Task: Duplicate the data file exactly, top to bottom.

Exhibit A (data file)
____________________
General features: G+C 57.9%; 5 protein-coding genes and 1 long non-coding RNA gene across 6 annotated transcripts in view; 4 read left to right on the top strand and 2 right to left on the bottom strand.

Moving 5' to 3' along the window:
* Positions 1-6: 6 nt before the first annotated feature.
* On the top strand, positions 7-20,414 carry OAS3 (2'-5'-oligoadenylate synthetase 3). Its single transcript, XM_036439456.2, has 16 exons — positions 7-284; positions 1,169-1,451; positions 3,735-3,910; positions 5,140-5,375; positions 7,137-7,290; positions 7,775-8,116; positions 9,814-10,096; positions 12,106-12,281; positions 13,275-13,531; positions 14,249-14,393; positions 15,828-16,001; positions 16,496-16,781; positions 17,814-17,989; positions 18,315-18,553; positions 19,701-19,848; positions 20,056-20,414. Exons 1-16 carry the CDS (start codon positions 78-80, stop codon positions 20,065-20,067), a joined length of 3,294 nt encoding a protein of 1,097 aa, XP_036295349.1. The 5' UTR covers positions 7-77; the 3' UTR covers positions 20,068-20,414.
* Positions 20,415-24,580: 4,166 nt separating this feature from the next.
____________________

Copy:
General features: G+C 57.9%; 5 protein-coding genes and 1 long non-coding RNA gene across 6 annotated transcripts in view; 4 read left to right on the top strand and 2 right to left on the bottom strand.

Moving 5' to 3' along the window:
* Positions 1-6: 6 nt before the first annotated feature.
* On the top strand, positions 7-20,414 carry OAS3 (2'-5'-oligoadenylate synthetase 3). Its single transcript, XM_036439456.2, has 16 exons — positions 7-284; positions 1,169-1,451; positions 3,735-3,910; positions 5,140-5,375; positions 7,137-7,290; positions 7,775-8,116; positions 9,814-10,096; positions 12,106-12,281; positions 13,275-13,531; positions 14,249-14,393; positions 15,828-16,001; positions 16,496-16,781; positions 17,814-17,989; positions 18,315-18,553; positions 19,701-19,848; positions 20,056-20,414. Exons 1-16 carry the CDS (start codon positions 78-80, stop codon positions 20,065-20,067), a joined length of 3,294 nt encoding a protein of 1,097 aa, XP_036295349.1. The 5' UTR covers positions 7-77; the 3' UTR covers positions 20,068-20,414.
* Positions 20,415-24,580: 4,166 nt separating this feature from the next.